Did you come across Cambridge’s beauty queen this week? She is a regal site with a Guy Fawkes mask and leather feet. Strolling by the Charles River in December is feasible while balmy breezes punctuate the NE climate. From pre-dawn to sunset the river hums with hawks, drills retooling bridges and crew boats with thumping paddles. And then in full force is our Charles Beauty Queen. She struts along the riverbank with other Canadian geese. She is a symbol of rich food, a land of bounty, filling the evening sky with bassoon-like calls, a master of aerial navigation.
With their slender neck and masked face, Canadian geese usually alternate between resting on water or munching on grassland. Females brood on nests in April. Watch for a gander standing guard near the clutch of eggs. Geese are remarkably amiable neighbors, rarely angry at the thousands of humans that pass by. But watch out! If you cross a gander protecting the nest, the gander will explode into shrill warning, like a loud trumpet in HONKFEST. The gander charges while hissing and glaring, but rarely attacks. The charge is a flurry of webbed feet, waggling tongue and beak tough as a battering ram. If you turn away the gander staunchly resumes his watchful stance, a faithful mate and dutiful father.
Golfers, swimming pools and park rangers consider these marathon flyers to be pests. Dogs become fascinated by geese. I saw a woman in a short skirt reign in her lovely Rottweiler by Magazine Beach. When he saw 2 geese plucking the soft grass as the canine strained on the lease. The owner tottered and pulled as if she were reining in a mainsail. Off balance, she lost her grip on the line and the dog bounded away, a windmill of legs and pumping jaws. But the geese lifted their solemn bodies skimming the parkland, without the predator coming close. Geese are graceful, with less litter than dogs. And to beautify parks, geese poop light green, mostly grass.
Canadian geese on the Charles have 2 separate populations, those that migrate (1000-2,000 miles) semi-annually, and those that the state calls resident population. Our permanent residents descend from the by-gone era of Canadian geese who were kept as living decoys by hunters outside of Boston. Captive geese were outlawed about 1935, and the geese were then released. Why? Humans released flocks carelessly, not knowing the impact. After jailbreak, the geese never regained their navigational memory, and nested in Massachusetts year round. By 1975 the resident geese in MA reached 75,000. These grazers are known as illegal immigrants, as opposed to their migratory geese, our eat and run guests. Golf clubs in MA have sought permission to shoot hundreds of these vegans who come to trim grass on golf courses (and poop green slime). The putting green is not a restaurant. Animal rights activists will protest these killings saying “No blood for Golf”. Other golfers use the expression, “fowl play” when cleaning the soles of their shoes.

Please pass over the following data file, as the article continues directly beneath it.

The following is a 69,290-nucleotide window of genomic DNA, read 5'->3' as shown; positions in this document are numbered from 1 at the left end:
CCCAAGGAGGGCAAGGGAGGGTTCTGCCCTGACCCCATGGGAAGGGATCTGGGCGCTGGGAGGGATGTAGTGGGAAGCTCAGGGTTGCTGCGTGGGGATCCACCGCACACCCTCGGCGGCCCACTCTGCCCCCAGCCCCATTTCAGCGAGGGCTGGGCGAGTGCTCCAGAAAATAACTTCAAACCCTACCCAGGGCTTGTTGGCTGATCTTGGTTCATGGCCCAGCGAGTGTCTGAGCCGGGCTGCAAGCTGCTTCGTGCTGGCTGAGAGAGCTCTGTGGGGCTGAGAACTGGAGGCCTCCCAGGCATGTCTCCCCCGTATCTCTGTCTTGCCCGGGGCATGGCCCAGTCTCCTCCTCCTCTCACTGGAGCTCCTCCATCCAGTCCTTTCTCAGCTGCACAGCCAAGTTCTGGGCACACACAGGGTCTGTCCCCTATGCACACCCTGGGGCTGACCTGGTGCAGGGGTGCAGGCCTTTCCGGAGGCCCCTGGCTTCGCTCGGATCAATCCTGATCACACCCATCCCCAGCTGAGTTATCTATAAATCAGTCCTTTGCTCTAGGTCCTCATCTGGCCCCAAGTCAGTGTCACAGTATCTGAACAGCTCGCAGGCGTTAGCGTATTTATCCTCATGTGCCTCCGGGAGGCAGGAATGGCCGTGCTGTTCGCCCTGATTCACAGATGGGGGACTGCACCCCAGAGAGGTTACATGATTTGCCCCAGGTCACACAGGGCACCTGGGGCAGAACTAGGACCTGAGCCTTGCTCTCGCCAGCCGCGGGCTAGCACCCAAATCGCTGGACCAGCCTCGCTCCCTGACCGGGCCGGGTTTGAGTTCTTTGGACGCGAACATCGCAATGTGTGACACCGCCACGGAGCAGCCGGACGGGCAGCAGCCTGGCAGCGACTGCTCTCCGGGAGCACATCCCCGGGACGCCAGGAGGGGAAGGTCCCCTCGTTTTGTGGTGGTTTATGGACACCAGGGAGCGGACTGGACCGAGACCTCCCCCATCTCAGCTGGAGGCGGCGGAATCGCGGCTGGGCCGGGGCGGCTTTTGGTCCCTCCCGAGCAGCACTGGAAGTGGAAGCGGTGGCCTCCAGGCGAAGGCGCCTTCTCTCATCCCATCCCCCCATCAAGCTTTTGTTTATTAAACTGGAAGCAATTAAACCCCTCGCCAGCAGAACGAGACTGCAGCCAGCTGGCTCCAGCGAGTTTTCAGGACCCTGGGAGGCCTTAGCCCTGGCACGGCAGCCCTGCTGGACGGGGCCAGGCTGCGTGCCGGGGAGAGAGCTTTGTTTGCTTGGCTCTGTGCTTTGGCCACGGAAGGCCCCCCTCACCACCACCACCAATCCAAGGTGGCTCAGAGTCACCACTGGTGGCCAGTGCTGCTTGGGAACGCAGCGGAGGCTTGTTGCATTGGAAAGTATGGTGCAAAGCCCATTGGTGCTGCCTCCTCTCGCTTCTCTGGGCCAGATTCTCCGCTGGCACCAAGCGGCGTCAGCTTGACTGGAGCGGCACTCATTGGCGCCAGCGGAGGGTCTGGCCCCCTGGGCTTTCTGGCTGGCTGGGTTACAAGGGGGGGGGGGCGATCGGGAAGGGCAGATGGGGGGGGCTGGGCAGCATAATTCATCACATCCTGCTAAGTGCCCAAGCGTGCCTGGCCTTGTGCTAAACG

The flocks of geese aren’t hazards; after years of human captivity they neatly share our city. The goslings will float in a line behind their guardians in May, in September we’ll watch the lazar-black wings cut through the sky. In Cambridge by the shore, geese will lift their head if a hawk lands on a limb or if runners bounce past the flock. Often the geese let me run within 30 inches of them if I look straight ahead. Their black beaks glisten stamping their intelligent faces dark with ebony like a A# on a piano. Their calling is gentle cooing (not just honks), their excrements are fertilizer (not kaka) and their parenting is excellent (hence, the overpopulation). We can’t raise farm animals in the metropolis, but just around the corner are free-range birds. They are homey yet wild; friendly but protective; gorgeous but not ostentatious. They are our indomitable beauties. These neighbors, in the air or on water, augment our city lives.
What ways are we being responsible to our habitat? Humans without forethought, build nuclear plants near our waterways, while our houses drain their runoff into rivers. Factories and industries have poured years of pollutants into the chestnut waves of the Charles. Oceans have dead-zones. Now the sediment of the Charles riverbed is a glut of copper, lead, and petrol mixed with excess sand and gravel. Fish don’t want to sleep on that sticky mattress.If you are mad that the state’s budget cuts prevents funding the clean water bills in Massachusetts; if you are dismayed that Draper Labs in East Cambridge still makes nuclear reactors; if you are frozen in fear that nuclear radiation will leak into potable water like what happened in Japan, listen. There is hope. You don’t have to wait until Earth Day to clean our rivers. www.crwa.org/index.php or http://www.thecharles.org/
Without toxicity, our birds will preen and parade down the Charles River as if we were rolling out the red carpet. Cleaning the river shows respect to Beauty Queens more than a first prize.